It’s important to note any underlying psychological conditions and triggers that may present for atypical anorexia nervosa. For most patients, a holistic approach to treating AAN offers the best chance at recovery.
Typically, treatment for atypical anorexia nervosa involves a multidisciplinary team – and therapeutic intervention focused on:
- Behavioral techniques
- Lifestyle counseling
- Nutritional counseling
Therapies for atypical anorexia nervosa
The following therapies have shown to be effective in the treatment of atypical anorexia nervosa: (8)
- Cognitive behavioral therapy (CBT)
- Interpersonal psychotherapy for binge eating disorder (IPT-BED)
- Simplified dialectical behavior therapy (simplified DBT)
Medications for atypical anorexia nervosa
There are no medications approved for the treatment of atypical anorexia nervosa. However, several medications can be used to help treat the disorder's symptoms, including anxiety and depression medications and supplements to resolve nutritional deficiencies.
It’s vital to note that you should never start taking any medications or supplements without first consulting with your treatment team, as doing so can lead to unwanted side effects.
Understanding atypical anorexia nervosa
Atypical anorexia nervosa, like any eating disorder, should be approached with kindness and compassion for the struggling individual. There is much shame and stigma attached to eating disorders, especially lesser-known classifications like atypical anorexia nervosa. Thus, building a better understanding of AAN is a valuable part of the healing process for people with AAN, and those who love them.
Living with atypical anorexia nervosa
Atypical anorexia nervosa, like many other eating disorders, has the potential to affect the physical and psychological health of the patient.
The patient is likely to develop certain complications, such as:
- Gastrointestinal distress
- Low self-esteem
- Mental disorders
- Suicidal ideation
Due to the chronic nature of the condition, it affects the patient's quality of life. Some patients may also develop a loss of social identity, which can lead to isolation. Studies show that 97% of individuals who suffer from an eating disorder also suffer from one or more co-occurring conditions, including: (2)
- Major depression
- Obsessive-compulsive disorder
- Post-traumatic stress disorder
- Alcohol/substance use disorder
The best way to cope with an illness like atypical anorexia nervosa is to work closely with experienced health professionals. Having someone to talk to about your concerns, and to ask questions, can be extremely reassuring and comforting.
Other coping mechanisms may include:
- Group or individual therapy (counseling)
- Family therapy
- Nutrition counseling
History of atypical anorexia nervosa
Prior to it’s addition to the DSM-5, atypical anorexia nervosa stood for a “less severe form of anorexia nervosa.” (4) In 2013, the American Psychiatric Association recognized the disorder with its diagnostic category, based on the DSM-5 diagnostic criteria. (5) More recent studies have indicated that patients with atypical anorexia nervosa can be just as medically ill as their peers with anorexia nervosa and can have even greater eating disorder psychopathology, which means the early assessment of atypical anorexia nervosa being “a less severe form of anorexia nervosa” is actually a dangerous misclassification. (8,9)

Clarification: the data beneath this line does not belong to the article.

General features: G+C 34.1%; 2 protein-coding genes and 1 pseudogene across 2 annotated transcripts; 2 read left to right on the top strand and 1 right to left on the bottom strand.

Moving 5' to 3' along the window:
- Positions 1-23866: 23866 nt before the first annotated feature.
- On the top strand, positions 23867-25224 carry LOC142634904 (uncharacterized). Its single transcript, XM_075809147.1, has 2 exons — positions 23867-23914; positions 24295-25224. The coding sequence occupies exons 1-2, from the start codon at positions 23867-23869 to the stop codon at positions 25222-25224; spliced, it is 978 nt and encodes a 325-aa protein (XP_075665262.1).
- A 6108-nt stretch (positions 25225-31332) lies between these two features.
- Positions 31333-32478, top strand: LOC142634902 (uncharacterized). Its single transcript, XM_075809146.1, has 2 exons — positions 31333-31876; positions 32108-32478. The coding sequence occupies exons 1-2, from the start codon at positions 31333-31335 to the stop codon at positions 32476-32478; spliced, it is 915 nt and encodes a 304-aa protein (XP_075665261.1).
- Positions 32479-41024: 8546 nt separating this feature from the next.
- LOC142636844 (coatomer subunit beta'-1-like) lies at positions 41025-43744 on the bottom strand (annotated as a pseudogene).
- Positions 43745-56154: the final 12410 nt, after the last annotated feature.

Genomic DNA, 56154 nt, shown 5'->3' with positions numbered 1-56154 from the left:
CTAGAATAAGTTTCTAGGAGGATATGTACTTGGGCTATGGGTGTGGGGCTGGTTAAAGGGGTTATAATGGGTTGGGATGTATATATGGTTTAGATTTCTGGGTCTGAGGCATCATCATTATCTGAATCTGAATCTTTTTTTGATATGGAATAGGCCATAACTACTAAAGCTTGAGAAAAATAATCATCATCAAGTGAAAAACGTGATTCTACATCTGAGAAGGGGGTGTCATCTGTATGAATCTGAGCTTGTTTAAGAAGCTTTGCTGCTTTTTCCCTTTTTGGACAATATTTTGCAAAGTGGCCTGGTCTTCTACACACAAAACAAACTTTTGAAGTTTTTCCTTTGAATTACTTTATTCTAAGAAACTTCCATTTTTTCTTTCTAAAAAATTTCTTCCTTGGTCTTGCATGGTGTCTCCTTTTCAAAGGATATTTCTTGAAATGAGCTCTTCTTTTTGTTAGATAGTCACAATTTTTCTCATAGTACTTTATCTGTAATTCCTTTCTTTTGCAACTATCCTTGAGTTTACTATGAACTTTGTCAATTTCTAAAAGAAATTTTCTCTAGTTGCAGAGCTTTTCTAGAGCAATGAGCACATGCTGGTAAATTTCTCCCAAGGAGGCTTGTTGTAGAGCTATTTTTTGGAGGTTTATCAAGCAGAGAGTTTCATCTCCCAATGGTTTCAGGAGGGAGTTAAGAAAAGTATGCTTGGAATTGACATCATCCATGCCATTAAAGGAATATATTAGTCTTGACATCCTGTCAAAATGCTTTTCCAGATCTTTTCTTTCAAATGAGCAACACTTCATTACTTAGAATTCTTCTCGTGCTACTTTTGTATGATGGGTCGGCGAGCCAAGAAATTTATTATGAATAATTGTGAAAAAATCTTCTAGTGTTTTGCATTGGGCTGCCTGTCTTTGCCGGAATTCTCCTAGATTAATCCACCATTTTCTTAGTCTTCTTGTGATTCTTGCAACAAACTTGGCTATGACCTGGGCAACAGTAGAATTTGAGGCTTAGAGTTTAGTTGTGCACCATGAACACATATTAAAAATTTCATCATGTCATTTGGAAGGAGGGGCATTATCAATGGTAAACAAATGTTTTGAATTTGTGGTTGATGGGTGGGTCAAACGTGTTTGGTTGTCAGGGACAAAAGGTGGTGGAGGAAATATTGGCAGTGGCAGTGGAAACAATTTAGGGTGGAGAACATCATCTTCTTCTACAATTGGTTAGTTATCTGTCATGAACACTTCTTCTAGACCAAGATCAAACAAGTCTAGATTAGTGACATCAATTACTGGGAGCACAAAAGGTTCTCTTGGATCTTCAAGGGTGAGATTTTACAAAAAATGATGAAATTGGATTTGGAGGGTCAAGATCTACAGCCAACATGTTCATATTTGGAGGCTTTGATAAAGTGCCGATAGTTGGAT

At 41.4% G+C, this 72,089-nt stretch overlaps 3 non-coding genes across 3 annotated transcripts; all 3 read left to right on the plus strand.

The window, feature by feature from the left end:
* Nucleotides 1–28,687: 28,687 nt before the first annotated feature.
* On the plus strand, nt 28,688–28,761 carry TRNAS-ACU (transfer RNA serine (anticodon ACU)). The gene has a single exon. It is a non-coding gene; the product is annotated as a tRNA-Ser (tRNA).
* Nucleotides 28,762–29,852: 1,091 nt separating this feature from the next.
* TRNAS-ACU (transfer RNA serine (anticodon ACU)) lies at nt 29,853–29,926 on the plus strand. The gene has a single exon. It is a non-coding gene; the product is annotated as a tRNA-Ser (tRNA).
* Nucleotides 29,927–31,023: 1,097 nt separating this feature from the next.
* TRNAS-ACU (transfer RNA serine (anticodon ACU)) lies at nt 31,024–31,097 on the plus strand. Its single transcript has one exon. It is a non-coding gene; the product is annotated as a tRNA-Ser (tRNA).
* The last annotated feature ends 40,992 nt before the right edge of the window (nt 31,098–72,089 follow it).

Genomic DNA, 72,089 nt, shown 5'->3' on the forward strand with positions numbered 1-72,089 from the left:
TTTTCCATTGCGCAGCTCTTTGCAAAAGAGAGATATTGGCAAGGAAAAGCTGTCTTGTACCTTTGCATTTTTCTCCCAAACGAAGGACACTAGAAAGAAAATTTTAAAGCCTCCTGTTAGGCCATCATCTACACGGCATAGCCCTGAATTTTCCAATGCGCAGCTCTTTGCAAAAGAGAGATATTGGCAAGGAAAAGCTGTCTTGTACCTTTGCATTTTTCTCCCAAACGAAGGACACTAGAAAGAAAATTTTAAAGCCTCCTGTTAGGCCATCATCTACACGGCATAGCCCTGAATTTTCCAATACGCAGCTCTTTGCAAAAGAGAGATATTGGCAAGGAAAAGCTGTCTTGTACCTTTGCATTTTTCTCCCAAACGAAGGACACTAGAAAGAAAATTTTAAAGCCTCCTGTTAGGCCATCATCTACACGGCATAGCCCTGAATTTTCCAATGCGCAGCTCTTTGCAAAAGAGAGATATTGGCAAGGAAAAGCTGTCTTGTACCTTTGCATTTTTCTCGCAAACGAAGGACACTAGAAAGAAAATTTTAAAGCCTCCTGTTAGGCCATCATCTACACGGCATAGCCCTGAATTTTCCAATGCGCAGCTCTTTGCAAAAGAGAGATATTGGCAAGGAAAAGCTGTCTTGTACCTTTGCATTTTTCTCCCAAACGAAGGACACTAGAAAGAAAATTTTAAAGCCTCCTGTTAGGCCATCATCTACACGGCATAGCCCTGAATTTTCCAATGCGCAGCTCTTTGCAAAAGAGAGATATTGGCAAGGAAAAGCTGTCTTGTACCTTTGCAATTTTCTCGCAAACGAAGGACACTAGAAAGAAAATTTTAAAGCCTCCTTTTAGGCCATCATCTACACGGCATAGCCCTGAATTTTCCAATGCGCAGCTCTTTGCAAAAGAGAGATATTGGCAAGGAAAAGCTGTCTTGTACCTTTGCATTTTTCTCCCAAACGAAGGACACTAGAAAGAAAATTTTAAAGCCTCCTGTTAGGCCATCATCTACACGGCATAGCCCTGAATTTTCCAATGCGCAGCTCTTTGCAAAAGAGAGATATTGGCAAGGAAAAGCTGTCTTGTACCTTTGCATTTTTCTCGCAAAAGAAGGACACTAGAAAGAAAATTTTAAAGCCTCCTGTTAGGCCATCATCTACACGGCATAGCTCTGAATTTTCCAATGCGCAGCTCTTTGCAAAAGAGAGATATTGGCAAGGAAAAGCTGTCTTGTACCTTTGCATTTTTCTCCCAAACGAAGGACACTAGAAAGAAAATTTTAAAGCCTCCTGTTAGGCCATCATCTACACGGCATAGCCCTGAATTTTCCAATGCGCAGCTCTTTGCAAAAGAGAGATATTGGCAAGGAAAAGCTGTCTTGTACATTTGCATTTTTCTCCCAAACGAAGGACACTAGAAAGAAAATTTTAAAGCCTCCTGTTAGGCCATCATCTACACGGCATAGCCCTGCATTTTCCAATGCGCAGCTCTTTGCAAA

As we continue to learn about AAN, more understanding and compassion for those struggling with this eating disorder are being established in treatment protocols.
Atypical anorexia nervosa in pop culture
Atypical anorexia nervosa is not often discussed in the media, but people are beginning to learn more about it.
Pop culture references of eating disorders typically vilify the disorders, as well as those struggling with them. However, instead of scaring the public, many who identify with these characters showcased in books and TV films, such as “Little Miss Perfect,” and “Starving in Suburbia,” feel ashamed of their own condition. Most portrayals serve as nothing more than harmful triggers to those actively struggling.
Increasing awareness of AAN through thoughtful, accurate representation in film and media will provide a more comprehensive understanding while opening treatment pathways for many who live with this condition.
How to help someone with atypical anorexia nervosa
The best way to help someone with atypical anorexia nervosa is to be there for them and positively influence their lives. It is also helpful to understand the disease and the symptoms that are typically associated with it. If your loved one is suffering from atypical anorexia nervosa, here are a few ways you can help support them:
- Try to be patient with your loved one: In the early stages of the illness, patients with AAN may be very emotional, withdrawn and may have a hard time communicating with others.
- Be supportive: Encourage your loved one to eat and drink things that are normal and healthy for their body.
- Don't compare: Everyone is unique and their specific body’s shape and size may vary from yours, while still being healthy. Don't compare your loved one's weight to others and don't try to force them to eat more or less than they are comfortable with.
- Don't criticize your loved one's body shape or size: This may actually increase your loved one's feelings of low self-esteem and body dissatisfaction.
- Don't control your loved one's food and drink intake: This can make them feel more anxious and insecure. Leave decisions around their nutrition to their treatment team.
At Within Health we believe in treating each eating disorder personally. If you or a loved one are struggling with atypical anorexia nervosa, or another eating disorder, help is available at your fingertips. Call our admissions team to get started.